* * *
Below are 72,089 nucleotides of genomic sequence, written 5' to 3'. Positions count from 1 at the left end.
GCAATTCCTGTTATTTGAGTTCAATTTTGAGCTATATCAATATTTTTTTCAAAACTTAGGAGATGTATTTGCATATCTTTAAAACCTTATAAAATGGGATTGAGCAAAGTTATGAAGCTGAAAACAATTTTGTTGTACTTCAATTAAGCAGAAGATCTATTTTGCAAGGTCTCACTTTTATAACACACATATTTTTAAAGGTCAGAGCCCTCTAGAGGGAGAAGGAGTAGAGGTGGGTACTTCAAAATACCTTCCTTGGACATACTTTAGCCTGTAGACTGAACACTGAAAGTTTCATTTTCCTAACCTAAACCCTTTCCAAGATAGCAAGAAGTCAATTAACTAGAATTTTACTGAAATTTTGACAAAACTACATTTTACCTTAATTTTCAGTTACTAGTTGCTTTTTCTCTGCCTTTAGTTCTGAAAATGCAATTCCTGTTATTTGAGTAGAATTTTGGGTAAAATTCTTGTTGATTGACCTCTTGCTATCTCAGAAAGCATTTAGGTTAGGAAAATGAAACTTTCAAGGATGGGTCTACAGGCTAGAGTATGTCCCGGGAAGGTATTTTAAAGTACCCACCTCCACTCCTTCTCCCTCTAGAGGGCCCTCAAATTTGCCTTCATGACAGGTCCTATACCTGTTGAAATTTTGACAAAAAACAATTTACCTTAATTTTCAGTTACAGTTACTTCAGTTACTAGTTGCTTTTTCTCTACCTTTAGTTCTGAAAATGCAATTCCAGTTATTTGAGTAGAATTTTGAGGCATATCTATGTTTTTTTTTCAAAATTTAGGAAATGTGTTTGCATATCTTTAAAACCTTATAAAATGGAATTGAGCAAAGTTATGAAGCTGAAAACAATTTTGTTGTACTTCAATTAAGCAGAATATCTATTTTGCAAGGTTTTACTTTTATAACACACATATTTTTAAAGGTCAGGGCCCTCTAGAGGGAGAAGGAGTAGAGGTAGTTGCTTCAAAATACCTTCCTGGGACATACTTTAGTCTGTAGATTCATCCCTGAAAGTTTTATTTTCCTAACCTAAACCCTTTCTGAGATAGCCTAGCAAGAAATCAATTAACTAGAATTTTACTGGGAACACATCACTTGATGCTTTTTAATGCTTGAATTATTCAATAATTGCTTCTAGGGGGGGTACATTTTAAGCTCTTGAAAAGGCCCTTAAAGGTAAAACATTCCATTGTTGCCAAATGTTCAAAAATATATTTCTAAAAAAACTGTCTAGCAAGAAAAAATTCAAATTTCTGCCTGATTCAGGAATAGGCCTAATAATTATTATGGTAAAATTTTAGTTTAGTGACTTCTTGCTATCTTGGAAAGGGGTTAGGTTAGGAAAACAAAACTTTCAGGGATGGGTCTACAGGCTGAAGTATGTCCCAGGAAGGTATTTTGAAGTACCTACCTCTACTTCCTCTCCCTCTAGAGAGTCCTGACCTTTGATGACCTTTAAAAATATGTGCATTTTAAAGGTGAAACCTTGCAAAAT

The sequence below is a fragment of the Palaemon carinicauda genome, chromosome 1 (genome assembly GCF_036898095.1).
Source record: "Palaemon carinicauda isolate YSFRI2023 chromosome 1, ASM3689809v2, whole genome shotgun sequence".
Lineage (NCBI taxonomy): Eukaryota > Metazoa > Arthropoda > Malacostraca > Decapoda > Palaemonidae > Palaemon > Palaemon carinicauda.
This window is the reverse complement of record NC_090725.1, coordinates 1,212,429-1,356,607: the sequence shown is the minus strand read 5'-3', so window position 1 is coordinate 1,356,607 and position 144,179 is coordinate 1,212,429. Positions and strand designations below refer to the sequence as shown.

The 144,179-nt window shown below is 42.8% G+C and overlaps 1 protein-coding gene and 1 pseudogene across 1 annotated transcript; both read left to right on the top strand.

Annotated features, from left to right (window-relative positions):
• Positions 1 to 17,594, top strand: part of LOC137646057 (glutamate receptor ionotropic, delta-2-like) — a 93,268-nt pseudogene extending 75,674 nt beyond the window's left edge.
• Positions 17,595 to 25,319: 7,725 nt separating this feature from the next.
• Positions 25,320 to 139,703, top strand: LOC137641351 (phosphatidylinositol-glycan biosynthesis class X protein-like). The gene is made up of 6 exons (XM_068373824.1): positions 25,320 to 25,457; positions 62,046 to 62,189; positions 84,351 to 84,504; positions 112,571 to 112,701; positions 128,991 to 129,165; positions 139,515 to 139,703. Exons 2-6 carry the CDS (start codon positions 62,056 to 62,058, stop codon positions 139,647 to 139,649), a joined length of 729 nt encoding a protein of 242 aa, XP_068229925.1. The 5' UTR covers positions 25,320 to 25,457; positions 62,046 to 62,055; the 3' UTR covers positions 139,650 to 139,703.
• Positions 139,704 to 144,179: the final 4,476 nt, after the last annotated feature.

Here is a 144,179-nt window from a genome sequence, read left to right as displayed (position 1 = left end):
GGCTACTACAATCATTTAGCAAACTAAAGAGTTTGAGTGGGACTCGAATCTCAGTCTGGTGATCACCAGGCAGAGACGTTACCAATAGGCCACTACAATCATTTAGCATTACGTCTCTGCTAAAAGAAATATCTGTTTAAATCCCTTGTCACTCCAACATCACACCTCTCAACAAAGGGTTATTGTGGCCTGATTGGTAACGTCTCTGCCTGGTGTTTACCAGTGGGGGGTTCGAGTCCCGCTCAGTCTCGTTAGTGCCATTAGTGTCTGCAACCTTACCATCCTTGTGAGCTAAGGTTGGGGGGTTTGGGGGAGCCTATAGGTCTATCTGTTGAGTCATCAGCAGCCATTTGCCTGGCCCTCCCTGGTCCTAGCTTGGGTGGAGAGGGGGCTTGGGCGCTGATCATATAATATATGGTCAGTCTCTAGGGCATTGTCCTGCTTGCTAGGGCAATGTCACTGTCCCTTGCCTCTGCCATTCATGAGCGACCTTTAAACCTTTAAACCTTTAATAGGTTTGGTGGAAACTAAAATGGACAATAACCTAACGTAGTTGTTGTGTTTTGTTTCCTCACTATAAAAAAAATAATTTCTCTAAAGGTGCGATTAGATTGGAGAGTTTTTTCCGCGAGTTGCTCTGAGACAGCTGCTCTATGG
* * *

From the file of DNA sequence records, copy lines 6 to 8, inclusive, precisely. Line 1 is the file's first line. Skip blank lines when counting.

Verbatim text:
This window is the reverse complement of record NC_090725.1, coordinates 1,212,429-1,356,607: the sequence shown is the minus strand read 5'-3', so window position 1 is coordinate 1,356,607 and position 144,179 is coordinate 1,212,429. Positions and strand designations below refer to the sequence as shown.

The 144,179-nt window shown below is 42.8% G+C and overlaps 1 protein-coding gene and 1 pseudogene across 1 annotated transcript; both read left to right on the top strand.

Annotated features, from left to right (window-relative positions):